Are you an expert? Do you know an expert? Do you want to be an expert?
This came up for me the other day while having a discussion with a self proclaimed expert. I'm not going to claim I'm an expert at anything, but if you tell me all about how good you are, I'm not going to take it at face value. I'm going to demand some proof. "Trust me" isn't proof.
There are a rather large number of people who think they are experts, some think they're experts at everything. Nobody is an expert at everything. People who claim to have done everything should be looked at with great suspicion. Everyone can be an expert at something though.
One of the challenges we always face is trying to figure out who is actually an expert, and who only thinks they are an expert? There are plenty of people who sound very impressive, but if they have to deal with an actual expert, things fall apart pretty quick. They can get you into trouble if you're expecting expert advice. Especially in areas like security, bad advice can be worse than no advice.
The simple answer is to look at their public contributions. If you have someone who has ZERO public contributions, that's not an expert in anything. Even if you're working for a secretive organization, you're going to leave a footprint somewhere. No footprint means you should seriously question a person's expertise. Becoming an expert leaves a long crazy trail behind whoever gets there. In the new and exciting world of open source and social media there is no excuse for not being able to to show off your work (unless you don't have anything to show off of course).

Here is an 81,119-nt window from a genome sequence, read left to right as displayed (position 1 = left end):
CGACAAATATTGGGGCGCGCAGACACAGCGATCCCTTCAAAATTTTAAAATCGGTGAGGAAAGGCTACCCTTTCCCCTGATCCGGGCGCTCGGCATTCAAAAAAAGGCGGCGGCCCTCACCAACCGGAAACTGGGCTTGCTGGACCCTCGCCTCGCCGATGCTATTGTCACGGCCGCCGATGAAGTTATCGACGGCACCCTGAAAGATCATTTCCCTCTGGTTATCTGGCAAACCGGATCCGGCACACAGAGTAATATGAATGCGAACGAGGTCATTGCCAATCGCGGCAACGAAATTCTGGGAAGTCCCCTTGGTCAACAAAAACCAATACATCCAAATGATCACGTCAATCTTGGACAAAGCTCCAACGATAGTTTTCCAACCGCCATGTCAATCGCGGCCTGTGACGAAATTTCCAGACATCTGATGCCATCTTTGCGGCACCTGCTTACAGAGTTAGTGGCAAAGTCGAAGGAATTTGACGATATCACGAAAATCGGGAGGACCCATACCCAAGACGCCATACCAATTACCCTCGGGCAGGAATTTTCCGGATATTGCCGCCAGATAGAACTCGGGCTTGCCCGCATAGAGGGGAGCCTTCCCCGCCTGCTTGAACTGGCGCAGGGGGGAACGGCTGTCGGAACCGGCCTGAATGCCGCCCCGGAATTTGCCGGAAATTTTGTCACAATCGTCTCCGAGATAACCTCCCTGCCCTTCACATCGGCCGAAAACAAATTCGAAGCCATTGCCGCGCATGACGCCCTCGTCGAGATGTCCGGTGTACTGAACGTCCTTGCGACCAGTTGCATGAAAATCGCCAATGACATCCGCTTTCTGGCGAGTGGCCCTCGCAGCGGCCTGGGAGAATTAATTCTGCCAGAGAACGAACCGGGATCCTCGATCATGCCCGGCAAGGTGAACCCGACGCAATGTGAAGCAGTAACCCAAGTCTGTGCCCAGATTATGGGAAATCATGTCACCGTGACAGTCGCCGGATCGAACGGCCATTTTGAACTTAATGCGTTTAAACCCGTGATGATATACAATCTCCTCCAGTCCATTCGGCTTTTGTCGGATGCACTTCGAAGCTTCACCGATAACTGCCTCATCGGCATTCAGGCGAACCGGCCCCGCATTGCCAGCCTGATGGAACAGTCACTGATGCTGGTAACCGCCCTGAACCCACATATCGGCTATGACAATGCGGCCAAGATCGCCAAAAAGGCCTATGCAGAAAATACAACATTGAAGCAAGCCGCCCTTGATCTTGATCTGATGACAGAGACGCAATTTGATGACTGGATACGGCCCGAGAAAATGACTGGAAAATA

If you think you're an expert, or you want to be an expert, start doing things in the open. Write code (if you don't have a github account, go get one). Write blog posts, answer questions, go to meetups. There are so many opportunities it's not even funny. Just because you think you're smart doesn't mean you are, go out and prove it.